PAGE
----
It’s a fair cop…
When sitting around a table and deciding on the setting for the next Battlefield game, EA, DICE and Visceral Games must have had plenty of choices. Battlefields, places where opposing factions have converged for the simple task of wiping each other out, have been around all through history and most likely will remain around way into the future. The Battlefield games have revolved around more recent conflicts, but in the interests of creating something fresh and new for Battlefield players to enjoy, the developers could have traveled both backwards and forwards in time for inspiration.
However, the resulting Battlefield: Hardline stays firmly within the modern realm and chooses a setting which could only loosely be called a battlefield – the urban streets of America. I have no doubt that certain areas can, during particularly bad times, be referred to as battlefields. But they are not battlefields in the traditional sense of the term, and Battlefield: Hardline is not your traditional Battlefield game. Casting the player into the role of a cop, the single player game will see shoot outs, car chases and a whole lot of criminals that the player is encouraged to arrest rather than take out with extreme prejudice. This is perhaps the most difficult aspect of the game to come to terms with as a Battlefield player – the option to just shoot everyone is there for the most part, but the game will reward players who flash their badges and make arrests. After all, you are supposed to be a good guy.
Something as simple as changing the name of the game, dropping the Battlefield from the title, could have helped players adjust their expectations of the campaign, as the most common complaint I have heard is that the game isn’t “Battlefield” enough. Cast aside the expectations, and the single player experience in Battlefield: Hardline is pretty damn great, as long as you enjoy cheesy cop shows.
So, stepping into the shoes of police detective Nick Mendoza, the player will be treated to a campaign which is set up like a TV series, with different episodes moving the core story forward. The episodes even refresh the players memory of what happened last at the beginning of the new episode.
Battlefield: Hardline has some great moments of over the top, cops and robbers action through the ten episodes. A distinct lack of ammunition coupled with rewards for the non-lethal apprehension of criminals gives much of the game a more stealthy nature, with players using their scanner to identify the criminals before sneaking up on them and flashing their badges to make an arrest, all the while being aware of alarms and such that might notify other criminals to their presence. It does seem a bit silly at times, but it is actually really enjoyable.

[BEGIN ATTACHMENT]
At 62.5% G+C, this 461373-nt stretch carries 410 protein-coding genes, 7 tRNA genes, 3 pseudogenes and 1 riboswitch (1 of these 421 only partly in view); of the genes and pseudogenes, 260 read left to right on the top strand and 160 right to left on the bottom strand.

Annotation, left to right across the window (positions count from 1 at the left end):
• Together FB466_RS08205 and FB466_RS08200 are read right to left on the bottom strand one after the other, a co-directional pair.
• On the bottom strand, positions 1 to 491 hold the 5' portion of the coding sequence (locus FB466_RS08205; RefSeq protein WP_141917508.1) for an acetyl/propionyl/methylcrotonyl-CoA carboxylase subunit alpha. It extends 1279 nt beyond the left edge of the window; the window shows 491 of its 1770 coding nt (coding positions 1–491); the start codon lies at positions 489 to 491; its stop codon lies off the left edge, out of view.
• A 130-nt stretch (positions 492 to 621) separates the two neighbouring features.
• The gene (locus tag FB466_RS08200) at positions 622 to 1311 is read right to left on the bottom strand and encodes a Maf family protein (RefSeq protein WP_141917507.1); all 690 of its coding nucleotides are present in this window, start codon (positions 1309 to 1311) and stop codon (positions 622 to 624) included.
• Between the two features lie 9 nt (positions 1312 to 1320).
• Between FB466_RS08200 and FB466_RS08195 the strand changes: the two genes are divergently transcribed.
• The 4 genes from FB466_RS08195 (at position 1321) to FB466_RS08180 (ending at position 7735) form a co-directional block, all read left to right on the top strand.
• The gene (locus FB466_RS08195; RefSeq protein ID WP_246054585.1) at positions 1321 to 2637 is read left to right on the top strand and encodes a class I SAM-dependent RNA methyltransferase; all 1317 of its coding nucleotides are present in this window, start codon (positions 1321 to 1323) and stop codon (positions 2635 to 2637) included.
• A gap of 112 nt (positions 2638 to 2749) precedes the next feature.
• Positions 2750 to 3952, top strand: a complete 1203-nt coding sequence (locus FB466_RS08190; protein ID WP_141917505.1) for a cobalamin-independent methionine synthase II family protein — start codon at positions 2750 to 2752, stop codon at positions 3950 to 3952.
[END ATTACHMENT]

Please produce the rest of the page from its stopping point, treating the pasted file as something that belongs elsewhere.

As the series progresses, things get even more silly with car chases, over the top situations, and even a tank getting involved at one point. The campaign is the kind of high action Hollywood movie, or TV show, that can be enjoyed without too much concentration or emotional investment.
When it comes time to enjoy the multiplayer game, things become a lot more familiar. The multiplayer experience may have smaller maps which are set in more urban locations, the vehicles may be less militaristic and the players may be cast as either cops or robbers, but most of Battlefield: Hardline’s multiplayer remains as comfortably chaotic as the previous games. A lot of the familiar game modes from the previous titles will see players enjoying the game exactly as they would have, and thankfully there is no silly badge flashing.
But Hardline comes with some new modes that change things up and really make the multiplayer shine. I have to admit that the single mode that I spent the majority of my time in is Hotwire which sets vehicles as capture points and will see the player either driving around the map at high speed, or leaning out of the window trying to shoot any threats that could end their time cruising. In a traditional Battlefield manner, the action is chaotic. The vehicle handling is perhaps not quite as sharp as you would expect, but it all adds to the crazy fun.
There are two new modes which offer a more intense, smaller experience, each of which have no respawns so the tension is ramped real high. Crosshair will see the police escorting a VIP from one side of the map to the other, while Rescue has the cops trying to get hostages away from the criminals. They are both tense modes that offer a more intimate experience, perhaps a little less chaotic than the more regular modes.
The Heist mode simply has the criminal players stealing from a vault and then making a get away. Then there is Blood Money, a mode in which cash is left in the middle of the map and players from both sides have to grab as much as they can and make it back to their own vault, all the while aware that the opposing team can steal the money from both the player carrying it and the opposing teams vault. Blood Money is a gloriously greedy mode, and a huge amount of fun.
Battlefield: Hardline features a reasonably good single player mode, which really feels nothing like a Battlefield game, and amazingly fun multiplayer which doesn’t pretend to be anything but Battlefield. As a Battlefield game, Hardline only manages mediocrity. However, taken on its own merits, Battlefield: Hardline is a fun single player and highly enjoyable multiplayer title.